A Spiritual Monastic Life
Groups of women who have chosen to turn their backs on worldly life, and instead pursue a monastic life (renunciants), are thriving in Southeast Asia today—but they are not technically bhikkhuni (members of the Theravada monastic order). Women who have decided to pursue a monastic life have come to “enjoy a higher social and spiritual status” (Swearer 2010) in Myanmar as compared to their female counterparts in Cambodia, Laos, and Thailand. In fact, the renunciant women in Myanmar manage “their own monasteries, pursue higher Buddhist studies, and take the national Pali exams” (Swearer 2010). These female renunciant women of Myanmar are allowed to collect donations and are sometimes allowed to have a novice ordination, similar to the male novice monks. The women in Myanmar are allowed to partake in more “religious-cultural institutions and practices” (Swearer 2010); which sets them apart from their Cambodian, Laos, and Thai counterparts.
It’s interesting to note that some Buddhist texts, written by male monks, were written in a positive way about females who gave up the worldly life for a spiritual monastic life (renunciants), as well as the generosity of the female laypeople. However, the same authors’ in the same texts, also find negativity in these women’s life choices. Some of the texts refer to these same women as “a threat to the male renunciant order and as greedy, weak in wisdom, and inferior to men” (Swearer 2010).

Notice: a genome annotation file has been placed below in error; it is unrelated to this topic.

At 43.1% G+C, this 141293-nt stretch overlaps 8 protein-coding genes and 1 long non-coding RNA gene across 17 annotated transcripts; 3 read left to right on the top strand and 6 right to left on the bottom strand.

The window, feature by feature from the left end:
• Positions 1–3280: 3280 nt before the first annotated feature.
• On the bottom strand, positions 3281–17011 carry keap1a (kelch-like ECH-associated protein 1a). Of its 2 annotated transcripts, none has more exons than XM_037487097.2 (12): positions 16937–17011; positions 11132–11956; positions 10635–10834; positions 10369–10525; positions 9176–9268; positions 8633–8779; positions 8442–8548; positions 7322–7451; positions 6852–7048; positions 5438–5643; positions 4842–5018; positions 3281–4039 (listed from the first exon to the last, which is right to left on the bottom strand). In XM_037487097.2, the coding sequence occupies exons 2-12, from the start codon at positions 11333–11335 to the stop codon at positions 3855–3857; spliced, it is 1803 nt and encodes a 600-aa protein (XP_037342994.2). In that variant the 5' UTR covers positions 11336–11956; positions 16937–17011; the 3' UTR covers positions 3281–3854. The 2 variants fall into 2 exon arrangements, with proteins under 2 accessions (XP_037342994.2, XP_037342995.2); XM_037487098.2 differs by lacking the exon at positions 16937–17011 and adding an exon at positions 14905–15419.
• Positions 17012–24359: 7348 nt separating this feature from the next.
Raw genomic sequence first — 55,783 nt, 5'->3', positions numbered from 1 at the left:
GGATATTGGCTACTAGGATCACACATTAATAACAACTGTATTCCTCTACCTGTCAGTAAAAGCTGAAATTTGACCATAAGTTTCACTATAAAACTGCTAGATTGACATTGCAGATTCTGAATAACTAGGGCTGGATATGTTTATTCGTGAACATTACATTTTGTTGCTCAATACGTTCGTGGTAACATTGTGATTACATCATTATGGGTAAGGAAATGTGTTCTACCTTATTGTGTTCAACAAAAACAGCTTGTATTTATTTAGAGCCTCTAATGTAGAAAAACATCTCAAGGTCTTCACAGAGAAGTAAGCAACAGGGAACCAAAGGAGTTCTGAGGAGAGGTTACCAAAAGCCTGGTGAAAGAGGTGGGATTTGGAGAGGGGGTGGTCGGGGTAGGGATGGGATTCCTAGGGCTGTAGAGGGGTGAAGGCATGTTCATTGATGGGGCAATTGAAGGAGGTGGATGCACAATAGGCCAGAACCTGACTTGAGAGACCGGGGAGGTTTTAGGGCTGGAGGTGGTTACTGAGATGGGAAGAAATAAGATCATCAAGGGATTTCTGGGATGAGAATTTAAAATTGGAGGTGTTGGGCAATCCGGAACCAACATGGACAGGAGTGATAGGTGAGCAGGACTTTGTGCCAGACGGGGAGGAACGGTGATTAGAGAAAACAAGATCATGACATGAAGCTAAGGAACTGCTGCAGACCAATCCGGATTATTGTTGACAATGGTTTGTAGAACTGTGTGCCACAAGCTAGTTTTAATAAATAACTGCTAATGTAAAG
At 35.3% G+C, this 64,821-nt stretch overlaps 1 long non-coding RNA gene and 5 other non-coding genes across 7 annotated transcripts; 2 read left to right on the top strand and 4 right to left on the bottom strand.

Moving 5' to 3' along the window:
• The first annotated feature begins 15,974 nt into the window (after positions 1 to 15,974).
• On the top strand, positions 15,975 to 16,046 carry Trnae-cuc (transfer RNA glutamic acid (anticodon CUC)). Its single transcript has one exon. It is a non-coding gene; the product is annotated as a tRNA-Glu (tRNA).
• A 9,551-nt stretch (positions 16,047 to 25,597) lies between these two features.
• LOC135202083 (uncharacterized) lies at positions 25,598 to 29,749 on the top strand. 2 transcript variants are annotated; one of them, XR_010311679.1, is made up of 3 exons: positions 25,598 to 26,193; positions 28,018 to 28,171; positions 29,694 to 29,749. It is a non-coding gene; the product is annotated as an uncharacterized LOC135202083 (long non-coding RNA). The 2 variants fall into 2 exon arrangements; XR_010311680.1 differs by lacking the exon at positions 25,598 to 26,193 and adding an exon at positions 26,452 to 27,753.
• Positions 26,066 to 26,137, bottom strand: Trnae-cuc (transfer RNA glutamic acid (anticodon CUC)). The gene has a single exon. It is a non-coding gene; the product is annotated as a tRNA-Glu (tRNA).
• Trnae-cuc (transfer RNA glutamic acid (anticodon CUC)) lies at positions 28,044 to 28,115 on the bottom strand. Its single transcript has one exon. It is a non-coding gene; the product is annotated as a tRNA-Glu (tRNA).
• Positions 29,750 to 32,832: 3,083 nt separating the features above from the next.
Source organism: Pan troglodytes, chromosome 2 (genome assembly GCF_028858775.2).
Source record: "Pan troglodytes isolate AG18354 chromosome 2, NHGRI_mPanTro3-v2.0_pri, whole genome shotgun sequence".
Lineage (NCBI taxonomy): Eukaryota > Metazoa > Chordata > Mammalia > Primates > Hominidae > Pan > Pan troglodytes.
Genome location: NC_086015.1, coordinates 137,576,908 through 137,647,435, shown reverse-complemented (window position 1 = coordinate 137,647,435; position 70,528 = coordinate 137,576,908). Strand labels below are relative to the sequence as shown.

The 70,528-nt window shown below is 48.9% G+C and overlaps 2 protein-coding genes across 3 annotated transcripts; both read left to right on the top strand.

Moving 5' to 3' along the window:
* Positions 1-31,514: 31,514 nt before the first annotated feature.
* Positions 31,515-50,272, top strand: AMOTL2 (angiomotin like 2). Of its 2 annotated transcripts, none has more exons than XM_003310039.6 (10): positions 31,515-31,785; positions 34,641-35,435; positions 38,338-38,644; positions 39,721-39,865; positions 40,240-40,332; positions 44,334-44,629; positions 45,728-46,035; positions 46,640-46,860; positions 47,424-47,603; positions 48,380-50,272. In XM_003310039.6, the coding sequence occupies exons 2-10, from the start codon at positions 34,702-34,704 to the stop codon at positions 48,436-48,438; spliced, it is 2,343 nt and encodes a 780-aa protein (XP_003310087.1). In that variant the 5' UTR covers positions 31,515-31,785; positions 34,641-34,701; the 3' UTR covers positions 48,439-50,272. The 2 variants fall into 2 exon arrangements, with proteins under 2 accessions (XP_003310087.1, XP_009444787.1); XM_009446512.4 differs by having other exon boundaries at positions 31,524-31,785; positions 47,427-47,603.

Charles F. Keyes interprets some Theravada Buddhist traditions as showing women in a more positive light, including women’s ability to overcome attachment. Mr. Keyes interprets some of the sermons, images, and traditions as women having more sensitivity and understanding of the suffering of others due to attachment; and that because of this, women naturally “embody more positive Buddhist values than do men” (Swearer 2010). As Mr. Keyes interprets it, men are more likely to act on immoral acts, and therefore need to be in a monastery to be trained against their natural tendencies. Whereas with women, these virtues “occur naturally” (Swearer 2010).